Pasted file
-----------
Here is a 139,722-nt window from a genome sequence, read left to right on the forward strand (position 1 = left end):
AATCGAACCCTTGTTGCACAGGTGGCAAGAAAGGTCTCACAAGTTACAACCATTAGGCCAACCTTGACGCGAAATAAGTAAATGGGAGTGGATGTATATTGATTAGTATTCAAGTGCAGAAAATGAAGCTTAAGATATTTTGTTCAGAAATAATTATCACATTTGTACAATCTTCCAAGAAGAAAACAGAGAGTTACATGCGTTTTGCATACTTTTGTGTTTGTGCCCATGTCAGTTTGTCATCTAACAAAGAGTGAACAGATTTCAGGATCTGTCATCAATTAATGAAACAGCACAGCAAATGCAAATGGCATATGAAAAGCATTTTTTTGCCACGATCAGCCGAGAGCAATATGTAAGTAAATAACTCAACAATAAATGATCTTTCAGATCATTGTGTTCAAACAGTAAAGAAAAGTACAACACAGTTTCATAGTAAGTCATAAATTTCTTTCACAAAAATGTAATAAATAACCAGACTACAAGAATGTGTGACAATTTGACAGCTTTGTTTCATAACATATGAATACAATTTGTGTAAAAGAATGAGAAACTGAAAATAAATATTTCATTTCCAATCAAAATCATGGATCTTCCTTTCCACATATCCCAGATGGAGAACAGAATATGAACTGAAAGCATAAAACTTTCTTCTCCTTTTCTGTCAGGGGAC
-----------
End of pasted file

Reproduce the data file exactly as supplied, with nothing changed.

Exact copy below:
Here is a 139,722-nt window from a genome sequence, read left to right on the forward strand (position 1 = left end):
AATCGAACCCTTGTTGCACAGGTGGCAAGAAAGGTCTCACAAGTTACAACCATTAGGCCAACCTTGACGCGAAATAAGTAAATGGGAGTGGATGTATATTGATTAGTATTCAAGTGCAGAAAATGAAGCTTAAGATATTTTGTTCAGAAATAATTATCACATTTGTACAATCTTCCAAGAAGAAAACAGAGAGTTACATGCGTTTTGCATACTTTTGTGTTTGTGCCCATGTCAGTTTGTCATCTAACAAAGAGTGAACAGATTTCAGGATCTGTCATCAATTAATGAAACAGCACAGCAAATGCAAATGGCATATGAAAAGCATTTTTTTGCCACGATCAGCCGAGAGCAATATGTAAGTAAATAACTCAACAATAAATGATCTTTCAGATCATTGTGTTCAAACAGTAAAGAAAAGTACAACACAGTTTCATAGTAAGTCATAAATTTCTTTCACAAAAATGTAATAAATAACCAGACTACAAGAATGTGTGACAATTTGACAGCTTTGTTTCATAACATATGAATACAATTTGTGTAAAAGAATGAGAAACTGAAAATAAATATTTCATTTCCAATCAAAATCATGGATCTTCCTTTCCACATATCCCAGATGGAGAACAGAATATGAACTGAAAGCATAAAACTTTCTTCTCCTTTTCTGTCAGGGGAC